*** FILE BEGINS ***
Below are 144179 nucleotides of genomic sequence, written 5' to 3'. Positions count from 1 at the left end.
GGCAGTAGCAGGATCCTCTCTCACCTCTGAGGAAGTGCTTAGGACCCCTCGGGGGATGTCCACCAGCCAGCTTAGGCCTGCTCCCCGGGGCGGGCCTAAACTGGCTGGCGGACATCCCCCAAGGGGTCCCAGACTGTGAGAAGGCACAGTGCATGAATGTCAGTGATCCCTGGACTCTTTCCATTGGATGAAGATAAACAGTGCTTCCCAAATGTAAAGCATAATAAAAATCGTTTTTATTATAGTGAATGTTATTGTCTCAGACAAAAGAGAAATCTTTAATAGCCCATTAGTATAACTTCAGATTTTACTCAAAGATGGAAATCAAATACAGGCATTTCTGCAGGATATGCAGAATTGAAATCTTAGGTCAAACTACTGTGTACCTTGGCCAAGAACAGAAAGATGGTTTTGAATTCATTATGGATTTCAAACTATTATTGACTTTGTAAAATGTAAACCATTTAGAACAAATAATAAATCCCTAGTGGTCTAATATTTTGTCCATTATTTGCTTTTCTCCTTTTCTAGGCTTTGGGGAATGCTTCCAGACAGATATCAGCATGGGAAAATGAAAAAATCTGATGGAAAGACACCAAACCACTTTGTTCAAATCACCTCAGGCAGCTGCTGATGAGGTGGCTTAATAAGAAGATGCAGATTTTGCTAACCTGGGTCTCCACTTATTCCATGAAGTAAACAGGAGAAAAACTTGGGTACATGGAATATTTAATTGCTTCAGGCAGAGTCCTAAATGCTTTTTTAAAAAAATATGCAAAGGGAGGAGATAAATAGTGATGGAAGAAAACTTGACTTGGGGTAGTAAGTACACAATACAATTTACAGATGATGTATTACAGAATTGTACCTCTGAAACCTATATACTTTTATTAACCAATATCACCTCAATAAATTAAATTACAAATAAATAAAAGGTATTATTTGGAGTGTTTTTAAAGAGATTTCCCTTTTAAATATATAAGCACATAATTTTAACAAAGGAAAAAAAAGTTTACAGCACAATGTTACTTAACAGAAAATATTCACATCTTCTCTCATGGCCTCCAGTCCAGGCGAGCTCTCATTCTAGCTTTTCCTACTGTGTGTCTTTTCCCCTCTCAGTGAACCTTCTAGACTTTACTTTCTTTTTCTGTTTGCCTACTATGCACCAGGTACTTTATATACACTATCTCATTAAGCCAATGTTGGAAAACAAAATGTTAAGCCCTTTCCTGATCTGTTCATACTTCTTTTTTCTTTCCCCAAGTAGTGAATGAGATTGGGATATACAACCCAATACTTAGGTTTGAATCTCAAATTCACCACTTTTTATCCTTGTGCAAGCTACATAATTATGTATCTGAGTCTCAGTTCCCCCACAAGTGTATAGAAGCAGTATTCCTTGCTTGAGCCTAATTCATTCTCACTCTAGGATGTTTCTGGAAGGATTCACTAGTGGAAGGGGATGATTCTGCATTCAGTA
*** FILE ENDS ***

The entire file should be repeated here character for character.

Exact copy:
Below are 144179 nucleotides of genomic sequence, written 5' to 3'. Positions count from 1 at the left end.
GGCAGTAGCAGGATCCTCTCTCACCTCTGAGGAAGTGCTTAGGACCCCTCGGGGGATGTCCACCAGCCAGCTTAGGCCTGCTCCCCGGGGCGGGCCTAAACTGGCTGGCGGACATCCCCCAAGGGGTCCCAGACTGTGAGAAGGCACAGTGCATGAATGTCAGTGATCCCTGGACTCTTTCCATTGGATGAAGATAAACAGTGCTTCCCAAATGTAAAGCATAATAAAAATCGTTTTTATTATAGTGAATGTTATTGTCTCAGACAAAAGAGAAATCTTTAATAGCCCATTAGTATAACTTCAGATTTTACTCAAAGATGGAAATCAAATACAGGCATTTCTGCAGGATATGCAGAATTGAAATCTTAGGTCAAACTACTGTGTACCTTGGCCAAGAACAGAAAGATGGTTTTGAATTCATTATGGATTTCAAACTATTATTGACTTTGTAAAATGTAAACCATTTAGAACAAATAATAAATCCCTAGTGGTCTAATATTTTGTCCATTATTTGCTTTTCTCCTTTTCTAGGCTTTGGGGAATGCTTCCAGACAGATATCAGCATGGGAAAATGAAAAAATCTGATGGAAAGACACCAAACCACTTTGTTCAAATCACCTCAGGCAGCTGCTGATGAGGTGGCTTAATAAGAAGATGCAGATTTTGCTAACCTGGGTCTCCACTTATTCCATGAAGTAAACAGGAGAAAAACTTGGGTACATGGAATATTTAATTGCTTCAGGCAGAGTCCTAAATGCTTTTTTAAAAAAATATGCAAAGGGAGGAGATAAATAGTGATGGAAGAAAACTTGACTTGGGGTAGTAAGTACACAATACAATTTACAGATGATGTATTACAGAATTGTACCTCTGAAACCTATATACTTTTATTAACCAATATCACCTCAATAAATTAAATTACAAATAAATAAAAGGTATTATTTGGAGTGTTTTTAAAGAGATTTCCCTTTTAAATATATAAGCACATAATTTTAACAAAGGAAAAAAAAGTTTACAGCACAATGTTACTTAACAGAAAATATTCACATCTTCTCTCATGGCCTCCAGTCCAGGCGAGCTCTCATTCTAGCTTTTCCTACTGTGTGTCTTTTCCCCTCTCAGTGAACCTTCTAGACTTTACTTTCTTTTTCTGTTTGCCTACTATGCACCAGGTACTTTATATACACTATCTCATTAAGCCAATGTTGGAAAACAAAATGTTAAGCCCTTTCCTGATCTGTTCATACTTCTTTTTTCTTTCCCCAAGTAGTGAATGAGATTGGGATATACAACCCAATACTTAGGTTTGAATCTCAAATTCACCACTTTTTATCCTTGTGCAAGCTACATAATTATGTATCTGAGTCTCAGTTCCCCCACAAGTGTATAGAAGCAGTATTCCTTGCTTGAGCCTAATTCATTCTCACTCTAGGATGTTTCTGGAAGGATTCACTAGTGGAAGGGGATGATTCTGCATTCAGTA